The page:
The biochemical and cellular analyses are consistent with ApCPEB being a bona fide prion in Aplysia, the authors write. The protein also passed a further test, albeit a neuronal version. Prions are self-sustaining and can be passed down from one generation to the next. In non-dividing neurons, the equivalent would be to show that a prion multimer can recruit monomers, note the authors. Si and colleagues demonstrated this by taking advantage of KiKGR, a green fluorescent protein that switches to red fluorescence when briefly excited with blue light. In sensory neurons they expressed an ApCPEB chimera tagged with the switch hitter and then zapped it with blue light, turning it into a red fluorescent reporter. They then sat back and waited to see what would happen to newly synthesized, green fluorescing chimeras. After about four hours, they found green protein incorporated into the red multimers, consistent with the idea that the multimers are self-sustaining.
And what of the physiological role? In Aplysia, long-term facilitation can be induced by pulses of serotonin (5-HT), which is released during learning. The scientists found that in neurons expressing the ApCPEB-EGFP chimera, the number of green puncta jumped by 15 percent after five pulses of 5-HT. To test if endogenous ApCPEB also forms multimers in response to 5-HT, Si and colleagues used a filter trap assay commonly used to detect rare oligomers such as those of amyloid-β and α-synuclein. After 5-HT pulses, the filter trapped fivefold more protein as judged by Ab464 immunoreactivity. Together, the different experiments suggest to the authors that 5-HT induces multimerization of ApCPEB.
If ApCPEB forms multimers in response to 5-HT, then do those multimers contribute to neuronal activity? To test this, the researchers injected sensory neurons with the Ab464 antibody. This had no effect on basal neurotransmission, nor on long-term facilitation measured 24 hours after 5-HT pulses. But it did block facilitation 48 hours after induction, when excitatory post-synaptic potentials were down by 64 percent compared to cells free of the antibody. “These results indicate that the multimeric form of Aplysia CPEB is involved in long-term stabilization of activity-dependent change in synaptic efficacy,” write the authors.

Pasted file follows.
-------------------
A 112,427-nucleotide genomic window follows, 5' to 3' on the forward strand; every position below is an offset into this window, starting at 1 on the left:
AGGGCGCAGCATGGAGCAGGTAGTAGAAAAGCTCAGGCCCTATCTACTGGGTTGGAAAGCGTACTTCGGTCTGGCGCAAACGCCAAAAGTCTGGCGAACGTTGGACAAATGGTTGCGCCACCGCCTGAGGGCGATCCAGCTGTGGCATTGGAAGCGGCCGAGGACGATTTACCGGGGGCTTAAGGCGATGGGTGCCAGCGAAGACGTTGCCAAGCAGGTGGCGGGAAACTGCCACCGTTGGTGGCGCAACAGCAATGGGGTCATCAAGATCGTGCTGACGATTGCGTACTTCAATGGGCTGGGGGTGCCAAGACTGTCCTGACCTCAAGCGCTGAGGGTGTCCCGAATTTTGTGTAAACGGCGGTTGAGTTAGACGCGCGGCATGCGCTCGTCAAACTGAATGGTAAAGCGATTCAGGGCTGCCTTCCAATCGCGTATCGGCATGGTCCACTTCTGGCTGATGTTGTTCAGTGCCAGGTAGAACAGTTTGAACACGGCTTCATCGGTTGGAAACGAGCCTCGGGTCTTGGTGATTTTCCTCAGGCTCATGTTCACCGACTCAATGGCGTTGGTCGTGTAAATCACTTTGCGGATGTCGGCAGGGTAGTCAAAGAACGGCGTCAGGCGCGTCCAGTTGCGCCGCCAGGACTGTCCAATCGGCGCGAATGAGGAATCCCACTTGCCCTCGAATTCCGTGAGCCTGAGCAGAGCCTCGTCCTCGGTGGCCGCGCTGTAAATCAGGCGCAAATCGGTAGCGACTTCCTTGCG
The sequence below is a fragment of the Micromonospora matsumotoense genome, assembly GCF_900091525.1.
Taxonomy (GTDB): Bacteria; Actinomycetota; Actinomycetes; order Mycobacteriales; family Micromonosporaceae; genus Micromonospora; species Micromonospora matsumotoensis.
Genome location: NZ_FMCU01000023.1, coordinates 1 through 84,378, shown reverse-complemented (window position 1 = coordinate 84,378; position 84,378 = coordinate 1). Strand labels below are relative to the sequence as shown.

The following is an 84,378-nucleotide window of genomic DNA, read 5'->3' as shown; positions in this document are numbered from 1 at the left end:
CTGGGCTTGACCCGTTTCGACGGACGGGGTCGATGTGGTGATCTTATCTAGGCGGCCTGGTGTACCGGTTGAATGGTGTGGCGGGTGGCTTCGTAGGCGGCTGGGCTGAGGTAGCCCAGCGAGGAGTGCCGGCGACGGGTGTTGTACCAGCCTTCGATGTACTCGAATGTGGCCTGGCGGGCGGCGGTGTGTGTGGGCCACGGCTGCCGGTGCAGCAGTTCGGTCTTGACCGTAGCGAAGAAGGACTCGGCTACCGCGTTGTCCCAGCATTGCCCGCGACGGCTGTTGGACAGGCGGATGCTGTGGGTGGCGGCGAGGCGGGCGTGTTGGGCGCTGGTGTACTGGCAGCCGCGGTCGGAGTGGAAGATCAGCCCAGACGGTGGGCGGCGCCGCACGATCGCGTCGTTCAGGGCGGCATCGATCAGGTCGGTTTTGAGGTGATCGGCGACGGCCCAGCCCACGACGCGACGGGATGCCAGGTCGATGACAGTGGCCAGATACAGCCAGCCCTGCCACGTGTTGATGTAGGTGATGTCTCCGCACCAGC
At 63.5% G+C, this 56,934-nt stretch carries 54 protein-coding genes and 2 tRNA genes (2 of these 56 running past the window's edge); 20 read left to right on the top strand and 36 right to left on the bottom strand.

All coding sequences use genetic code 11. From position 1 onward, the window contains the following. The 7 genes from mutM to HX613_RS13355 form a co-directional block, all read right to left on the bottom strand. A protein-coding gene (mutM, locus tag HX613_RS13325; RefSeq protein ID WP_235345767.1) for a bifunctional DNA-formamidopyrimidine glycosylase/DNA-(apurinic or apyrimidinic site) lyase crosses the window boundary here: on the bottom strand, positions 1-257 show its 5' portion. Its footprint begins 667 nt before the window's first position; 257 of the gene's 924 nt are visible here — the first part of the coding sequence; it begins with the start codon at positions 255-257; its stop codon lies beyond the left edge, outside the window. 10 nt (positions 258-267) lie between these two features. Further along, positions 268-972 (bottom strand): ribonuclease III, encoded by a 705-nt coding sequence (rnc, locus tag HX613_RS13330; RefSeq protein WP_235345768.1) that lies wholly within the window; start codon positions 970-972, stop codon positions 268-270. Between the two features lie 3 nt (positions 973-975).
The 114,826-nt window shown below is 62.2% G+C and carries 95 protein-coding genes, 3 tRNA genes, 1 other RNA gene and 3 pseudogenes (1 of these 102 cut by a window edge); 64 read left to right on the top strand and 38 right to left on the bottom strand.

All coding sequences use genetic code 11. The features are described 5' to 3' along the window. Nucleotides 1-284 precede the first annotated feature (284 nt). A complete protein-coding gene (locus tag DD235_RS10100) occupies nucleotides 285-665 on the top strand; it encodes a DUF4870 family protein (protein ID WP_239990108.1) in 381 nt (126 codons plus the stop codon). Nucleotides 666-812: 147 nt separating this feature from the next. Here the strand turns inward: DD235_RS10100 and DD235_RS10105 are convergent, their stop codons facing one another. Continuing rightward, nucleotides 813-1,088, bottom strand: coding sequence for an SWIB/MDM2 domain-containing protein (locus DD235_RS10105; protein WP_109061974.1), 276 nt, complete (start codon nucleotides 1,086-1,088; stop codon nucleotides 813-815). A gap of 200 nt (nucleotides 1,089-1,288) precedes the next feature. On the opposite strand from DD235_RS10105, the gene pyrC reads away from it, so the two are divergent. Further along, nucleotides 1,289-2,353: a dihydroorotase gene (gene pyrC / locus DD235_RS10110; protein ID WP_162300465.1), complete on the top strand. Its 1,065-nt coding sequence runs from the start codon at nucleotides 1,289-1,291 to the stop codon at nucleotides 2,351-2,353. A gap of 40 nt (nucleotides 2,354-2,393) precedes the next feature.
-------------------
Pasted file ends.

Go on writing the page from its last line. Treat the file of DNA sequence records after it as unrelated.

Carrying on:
Exactly how the multimers contribute to long-term facilitation is unclear, but since ApCPEB is an RNA-binding protein and protein synthesis is part and parcel of the process of memory formation, the multimers may lead to a period of sustained translation at activated synapses, suggest the authors.
What does this work say about prions in general, which heretofore have turned out to be pathological when active? the authors ask. Si and colleagues think that ApCPEB is distinct in that multimers retain activity and are not detrimental to the organism. “It is possible that the ability of a prion-like protein to assume a self-propagating conformational state is part of an evolutionarily conserved molecular mechanism that can create two distinct activity states from a single polypeptide,” they write. Whether this holds true in higher organisms is unclear. Si and colleagues found that the mouse homolog of ApCPEB does not form multimers, but the fruit fly homolog Orb2RA forms puncta in Aplysia neurons that are stimulated with 5-HT. This suggests that there is some machinery in mollusk neurons that induces multimerization of exogenous CPEB. Other researchers agreed that the findings are certainly interesting but were more cautious, noting that this work has not yet been replicated by other labs and that the phenomenon seems to be limited to Aplysia. There was also some concern that much of the findings rely on overexpression of an enhanced GFP-tagged protein, since EGFP is known to multimerize. Though the authors found that ApCPEB fused to hemagglutinin or KiKGR also formed puncta in Aplysia neurons, they acknowledge that some of the prion properties may be due to overexpression.
“I think it is likely that most amyloids have prion-like properties, such as replication and transmission, but the difference may be that CPEB has been selected by evolution to do this in a highly regulated fashion, which is why it may be functional, while the same properties in unregulated amyloids, such as Aβ, may be pathological,” wrote Glabe.—Tom Fagan
- Si K, Choi YB, White-Grindley E, Majumdar A, Kandel ER. Aplysia CPEB can form prion-like multimers in sensory neurons that contribute to long-term facilitation. Cell. 2010 Feb 5;140(3):421-35. PubMed.